The press night performance of The Full Monty at the Broadway Theatre in Catford was unpolished and felt like a dress rehearsal.

The musical version of the 1997 film has music and lyrics by David Yazbek and book by Terrence McNally. The action has been moved to Buffalo, America, where six unemployed steel workers decide to set up their own strip act in order to make money, having seen the success of a professional strip show in their home town.

Adam Bayjou plays the main character, Jerry, who has an ex-wife and a young son. He is the driving force behind the act, which is as much about making his son proud as it is about making money. Bayjou is too young to play this part and gives a forced performance. His accent is also hard to place but, to be fair, he is not the only one guilty of this crime.

Peter St James plays Jerry’s best friend, Dave, and there are moments when he gets the pathos right. He is competently supported by Robert Rees as Ethan, Nick Fawcett as Harold and Hervé Goffings as Horse, other members of the strip act.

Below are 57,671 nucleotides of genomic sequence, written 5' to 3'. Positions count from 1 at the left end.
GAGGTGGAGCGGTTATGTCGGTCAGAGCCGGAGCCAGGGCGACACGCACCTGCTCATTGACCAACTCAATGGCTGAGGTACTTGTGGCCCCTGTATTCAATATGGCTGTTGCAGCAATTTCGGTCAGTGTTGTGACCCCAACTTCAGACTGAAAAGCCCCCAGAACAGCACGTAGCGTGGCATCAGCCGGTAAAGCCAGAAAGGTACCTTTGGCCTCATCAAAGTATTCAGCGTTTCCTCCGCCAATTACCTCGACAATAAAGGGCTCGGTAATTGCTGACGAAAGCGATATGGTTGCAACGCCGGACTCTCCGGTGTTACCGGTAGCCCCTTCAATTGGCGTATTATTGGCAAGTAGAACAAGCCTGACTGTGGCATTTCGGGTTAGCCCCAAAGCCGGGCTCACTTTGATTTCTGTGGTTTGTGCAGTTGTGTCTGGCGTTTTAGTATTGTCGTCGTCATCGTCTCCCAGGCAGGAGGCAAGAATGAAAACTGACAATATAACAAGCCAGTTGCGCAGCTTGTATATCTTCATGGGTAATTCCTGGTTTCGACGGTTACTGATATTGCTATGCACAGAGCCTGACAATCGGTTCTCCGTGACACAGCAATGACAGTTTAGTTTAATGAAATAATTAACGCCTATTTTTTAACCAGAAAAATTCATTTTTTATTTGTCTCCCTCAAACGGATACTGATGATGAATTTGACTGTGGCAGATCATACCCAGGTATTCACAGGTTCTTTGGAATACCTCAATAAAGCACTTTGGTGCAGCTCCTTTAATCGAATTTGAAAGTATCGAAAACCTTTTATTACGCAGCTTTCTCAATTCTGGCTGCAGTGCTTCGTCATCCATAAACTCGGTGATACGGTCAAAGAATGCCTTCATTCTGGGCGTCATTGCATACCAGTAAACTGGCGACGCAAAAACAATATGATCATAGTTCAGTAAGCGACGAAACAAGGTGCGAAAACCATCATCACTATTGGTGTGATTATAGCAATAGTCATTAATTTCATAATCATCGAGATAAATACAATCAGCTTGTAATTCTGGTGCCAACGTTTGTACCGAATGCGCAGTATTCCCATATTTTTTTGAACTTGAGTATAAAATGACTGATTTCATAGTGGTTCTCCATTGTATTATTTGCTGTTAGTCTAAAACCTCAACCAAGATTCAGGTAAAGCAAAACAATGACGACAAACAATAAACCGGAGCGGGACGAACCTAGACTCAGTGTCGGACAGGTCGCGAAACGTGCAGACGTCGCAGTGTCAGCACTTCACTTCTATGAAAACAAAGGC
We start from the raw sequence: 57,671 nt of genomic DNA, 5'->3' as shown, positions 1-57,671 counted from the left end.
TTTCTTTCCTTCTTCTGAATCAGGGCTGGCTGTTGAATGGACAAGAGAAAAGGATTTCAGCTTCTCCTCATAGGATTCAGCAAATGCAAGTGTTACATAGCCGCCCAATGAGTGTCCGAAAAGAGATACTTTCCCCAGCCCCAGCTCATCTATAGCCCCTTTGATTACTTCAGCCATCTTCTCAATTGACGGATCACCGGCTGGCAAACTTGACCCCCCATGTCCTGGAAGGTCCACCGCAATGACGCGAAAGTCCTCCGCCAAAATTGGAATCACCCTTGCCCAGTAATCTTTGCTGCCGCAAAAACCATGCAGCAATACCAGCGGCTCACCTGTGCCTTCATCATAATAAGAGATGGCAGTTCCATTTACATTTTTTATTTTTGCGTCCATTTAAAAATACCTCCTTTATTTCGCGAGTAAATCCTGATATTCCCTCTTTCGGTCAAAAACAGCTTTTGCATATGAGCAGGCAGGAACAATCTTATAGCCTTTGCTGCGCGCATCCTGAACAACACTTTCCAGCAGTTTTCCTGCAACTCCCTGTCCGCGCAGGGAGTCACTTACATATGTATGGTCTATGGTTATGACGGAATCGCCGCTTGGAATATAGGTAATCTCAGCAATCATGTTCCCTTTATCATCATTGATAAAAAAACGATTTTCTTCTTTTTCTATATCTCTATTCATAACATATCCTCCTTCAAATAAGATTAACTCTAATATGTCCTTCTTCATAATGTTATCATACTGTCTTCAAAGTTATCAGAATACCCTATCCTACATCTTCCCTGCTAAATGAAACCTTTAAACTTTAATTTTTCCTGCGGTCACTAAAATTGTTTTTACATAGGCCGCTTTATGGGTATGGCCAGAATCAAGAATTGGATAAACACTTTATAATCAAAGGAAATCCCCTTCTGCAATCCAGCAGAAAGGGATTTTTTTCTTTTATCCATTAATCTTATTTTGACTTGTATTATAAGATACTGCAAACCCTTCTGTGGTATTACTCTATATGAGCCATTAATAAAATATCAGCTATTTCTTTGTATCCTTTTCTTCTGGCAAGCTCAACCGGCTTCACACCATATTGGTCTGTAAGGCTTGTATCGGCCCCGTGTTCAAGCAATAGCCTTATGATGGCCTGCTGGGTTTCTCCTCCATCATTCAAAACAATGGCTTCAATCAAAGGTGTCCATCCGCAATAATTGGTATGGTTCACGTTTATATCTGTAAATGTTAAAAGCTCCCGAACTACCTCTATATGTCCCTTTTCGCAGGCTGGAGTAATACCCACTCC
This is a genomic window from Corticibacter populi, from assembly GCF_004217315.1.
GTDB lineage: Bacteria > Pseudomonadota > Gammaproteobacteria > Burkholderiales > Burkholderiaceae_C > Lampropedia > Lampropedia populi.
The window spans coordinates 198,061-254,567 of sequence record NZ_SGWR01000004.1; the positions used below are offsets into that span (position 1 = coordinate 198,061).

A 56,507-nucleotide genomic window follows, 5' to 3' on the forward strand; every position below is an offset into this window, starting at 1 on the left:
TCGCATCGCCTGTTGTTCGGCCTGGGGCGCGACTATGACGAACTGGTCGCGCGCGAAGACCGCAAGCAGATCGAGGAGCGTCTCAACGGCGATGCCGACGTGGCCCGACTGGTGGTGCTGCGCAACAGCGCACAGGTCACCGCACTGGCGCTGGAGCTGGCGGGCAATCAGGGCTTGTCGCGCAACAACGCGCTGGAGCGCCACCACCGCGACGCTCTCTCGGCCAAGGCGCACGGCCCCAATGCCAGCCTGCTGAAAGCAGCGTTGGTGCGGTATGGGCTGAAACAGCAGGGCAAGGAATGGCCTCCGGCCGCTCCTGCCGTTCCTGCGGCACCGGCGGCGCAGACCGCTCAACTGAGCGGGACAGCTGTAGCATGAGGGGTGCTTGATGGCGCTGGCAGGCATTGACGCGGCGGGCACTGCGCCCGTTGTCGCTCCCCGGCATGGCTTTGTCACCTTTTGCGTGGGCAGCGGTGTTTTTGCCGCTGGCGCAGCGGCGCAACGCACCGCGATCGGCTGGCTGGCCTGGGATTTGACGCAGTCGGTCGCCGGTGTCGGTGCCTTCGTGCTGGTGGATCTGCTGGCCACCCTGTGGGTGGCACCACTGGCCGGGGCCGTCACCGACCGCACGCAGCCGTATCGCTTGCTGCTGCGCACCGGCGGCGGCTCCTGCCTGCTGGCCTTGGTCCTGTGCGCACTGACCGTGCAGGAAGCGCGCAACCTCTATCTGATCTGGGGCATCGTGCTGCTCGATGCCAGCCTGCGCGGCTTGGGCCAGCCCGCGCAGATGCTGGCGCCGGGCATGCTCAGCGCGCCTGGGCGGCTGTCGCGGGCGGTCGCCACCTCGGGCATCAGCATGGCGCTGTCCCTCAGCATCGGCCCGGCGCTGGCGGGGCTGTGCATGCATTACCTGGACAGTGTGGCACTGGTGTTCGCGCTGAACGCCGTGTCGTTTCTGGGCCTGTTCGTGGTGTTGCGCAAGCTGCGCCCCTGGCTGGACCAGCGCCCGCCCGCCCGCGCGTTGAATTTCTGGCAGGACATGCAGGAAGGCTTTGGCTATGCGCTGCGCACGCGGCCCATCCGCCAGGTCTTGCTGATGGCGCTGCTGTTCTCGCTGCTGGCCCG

It’s only Gareth Nash, as Malcolm, who really captures the essence of his character and makes the audience care about his story. The funeral scene where he sings for his dead mother, with support from his new lover, is touching. This is a sign that Thom Southerland can direct musical theatre, but throughout this production there are many questionable moments.

The biggest question is what on earth sprang to mind in casting Anthony Wise as wise-cracking Jeanette, the rehearsal pianist? This may have worked if it had been clear whether Jeanette was a transsexual, transvestite or drag act. But it’s not, and Jeanette’s big number makes for uncomfortable viewing with unnecessary glimpses of what is underneath a very short skirt.

The final number of the show needs to be rethought. It’s fine to include members of the cast in the auditorium, interacting with the action on stage. But they stood in the way of the audience and detracted from the show’s big moment.

The choreography by Chadd Garvie and musical direction by Magnus Gilljam are underwhelming: the piano playing was unconfident at times. There is, however, effective sound design by Pat O’Sullivan and strong lighting design by Kath O’Sullivan.

All in all, given Southerland’s pedigree, it was a disappointing night at the Broadway Theatre. Hopefully he will be back on form when he directs Singin’ in the Rain at the venue next year.

- Andrew Roach